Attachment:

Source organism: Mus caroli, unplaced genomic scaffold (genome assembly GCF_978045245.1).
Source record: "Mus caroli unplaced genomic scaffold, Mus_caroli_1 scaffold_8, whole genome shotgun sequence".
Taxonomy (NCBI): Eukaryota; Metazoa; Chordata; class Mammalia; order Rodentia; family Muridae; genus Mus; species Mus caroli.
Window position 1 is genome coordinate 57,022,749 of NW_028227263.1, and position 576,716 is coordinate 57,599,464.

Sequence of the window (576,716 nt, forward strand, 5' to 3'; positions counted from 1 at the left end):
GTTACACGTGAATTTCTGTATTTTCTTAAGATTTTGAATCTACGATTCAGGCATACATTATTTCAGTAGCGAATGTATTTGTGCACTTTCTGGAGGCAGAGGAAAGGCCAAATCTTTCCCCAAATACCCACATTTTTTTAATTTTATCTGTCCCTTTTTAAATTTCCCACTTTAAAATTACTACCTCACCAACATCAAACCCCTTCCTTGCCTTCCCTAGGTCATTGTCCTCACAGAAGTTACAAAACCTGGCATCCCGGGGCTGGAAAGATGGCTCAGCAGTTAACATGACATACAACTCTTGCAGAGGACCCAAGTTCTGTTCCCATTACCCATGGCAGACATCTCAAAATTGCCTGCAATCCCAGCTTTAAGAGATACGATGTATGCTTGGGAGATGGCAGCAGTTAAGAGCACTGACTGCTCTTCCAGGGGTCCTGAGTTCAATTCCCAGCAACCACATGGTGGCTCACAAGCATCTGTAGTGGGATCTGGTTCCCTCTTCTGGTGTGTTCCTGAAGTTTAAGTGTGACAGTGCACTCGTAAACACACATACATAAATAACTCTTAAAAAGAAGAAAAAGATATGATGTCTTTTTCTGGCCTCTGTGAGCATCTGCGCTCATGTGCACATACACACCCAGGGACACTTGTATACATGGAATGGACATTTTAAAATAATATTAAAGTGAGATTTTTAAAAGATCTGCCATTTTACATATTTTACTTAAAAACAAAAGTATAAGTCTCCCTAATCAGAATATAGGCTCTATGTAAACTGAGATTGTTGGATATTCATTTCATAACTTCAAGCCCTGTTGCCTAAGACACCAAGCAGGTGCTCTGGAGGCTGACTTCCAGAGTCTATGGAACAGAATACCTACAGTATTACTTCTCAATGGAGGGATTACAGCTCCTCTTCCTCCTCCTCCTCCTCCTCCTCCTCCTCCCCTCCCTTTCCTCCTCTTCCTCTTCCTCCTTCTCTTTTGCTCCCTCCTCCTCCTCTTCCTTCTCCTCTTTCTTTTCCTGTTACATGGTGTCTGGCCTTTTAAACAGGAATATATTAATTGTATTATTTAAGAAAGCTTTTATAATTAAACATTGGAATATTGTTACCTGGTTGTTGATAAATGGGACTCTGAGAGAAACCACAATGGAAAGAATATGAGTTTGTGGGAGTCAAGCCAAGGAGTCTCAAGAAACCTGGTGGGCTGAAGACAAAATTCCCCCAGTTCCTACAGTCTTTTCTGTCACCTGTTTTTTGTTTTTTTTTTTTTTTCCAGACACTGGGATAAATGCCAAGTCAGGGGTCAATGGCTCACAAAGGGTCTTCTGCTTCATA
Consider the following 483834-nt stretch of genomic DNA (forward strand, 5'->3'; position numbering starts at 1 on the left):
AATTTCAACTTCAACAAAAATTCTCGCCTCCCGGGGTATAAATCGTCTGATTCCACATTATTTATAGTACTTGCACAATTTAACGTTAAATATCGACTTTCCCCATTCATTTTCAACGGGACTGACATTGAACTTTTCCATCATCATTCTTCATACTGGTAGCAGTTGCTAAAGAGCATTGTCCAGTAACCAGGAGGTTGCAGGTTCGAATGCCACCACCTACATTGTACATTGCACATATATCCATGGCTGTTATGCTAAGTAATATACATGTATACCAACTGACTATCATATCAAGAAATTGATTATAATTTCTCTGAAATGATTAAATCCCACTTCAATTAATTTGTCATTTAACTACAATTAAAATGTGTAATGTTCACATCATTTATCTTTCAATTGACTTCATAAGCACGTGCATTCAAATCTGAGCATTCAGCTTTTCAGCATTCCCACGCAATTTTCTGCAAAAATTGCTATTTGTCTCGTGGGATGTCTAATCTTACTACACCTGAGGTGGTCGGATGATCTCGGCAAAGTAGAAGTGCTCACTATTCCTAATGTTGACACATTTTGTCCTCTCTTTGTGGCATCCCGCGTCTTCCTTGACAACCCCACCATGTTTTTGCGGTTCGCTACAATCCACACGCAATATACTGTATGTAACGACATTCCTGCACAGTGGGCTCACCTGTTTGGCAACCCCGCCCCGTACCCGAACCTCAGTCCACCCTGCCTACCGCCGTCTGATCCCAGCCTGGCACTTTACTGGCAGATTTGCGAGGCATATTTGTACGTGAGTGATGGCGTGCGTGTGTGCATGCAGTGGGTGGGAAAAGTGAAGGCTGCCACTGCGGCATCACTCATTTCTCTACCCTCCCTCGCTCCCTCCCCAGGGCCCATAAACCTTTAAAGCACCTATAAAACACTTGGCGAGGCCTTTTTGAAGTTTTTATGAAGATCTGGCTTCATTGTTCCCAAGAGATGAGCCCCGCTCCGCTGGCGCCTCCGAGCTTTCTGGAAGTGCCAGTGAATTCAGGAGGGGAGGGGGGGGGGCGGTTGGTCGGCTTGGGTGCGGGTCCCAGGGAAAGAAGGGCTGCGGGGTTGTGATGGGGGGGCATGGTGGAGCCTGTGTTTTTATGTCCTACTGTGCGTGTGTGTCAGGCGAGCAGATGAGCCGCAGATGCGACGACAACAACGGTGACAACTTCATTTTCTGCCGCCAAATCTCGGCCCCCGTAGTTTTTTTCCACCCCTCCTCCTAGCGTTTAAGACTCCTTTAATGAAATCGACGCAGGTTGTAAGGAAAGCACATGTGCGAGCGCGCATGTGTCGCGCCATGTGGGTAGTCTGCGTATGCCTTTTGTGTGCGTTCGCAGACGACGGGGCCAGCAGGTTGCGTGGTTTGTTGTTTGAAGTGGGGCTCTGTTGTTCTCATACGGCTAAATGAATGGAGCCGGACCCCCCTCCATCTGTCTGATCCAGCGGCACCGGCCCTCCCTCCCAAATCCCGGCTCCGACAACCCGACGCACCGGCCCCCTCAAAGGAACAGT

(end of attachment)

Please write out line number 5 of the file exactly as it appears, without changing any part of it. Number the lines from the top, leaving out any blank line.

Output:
Sequence of the window (576,716 nt, forward strand, 5' to 3'; positions counted from 1 at the left end):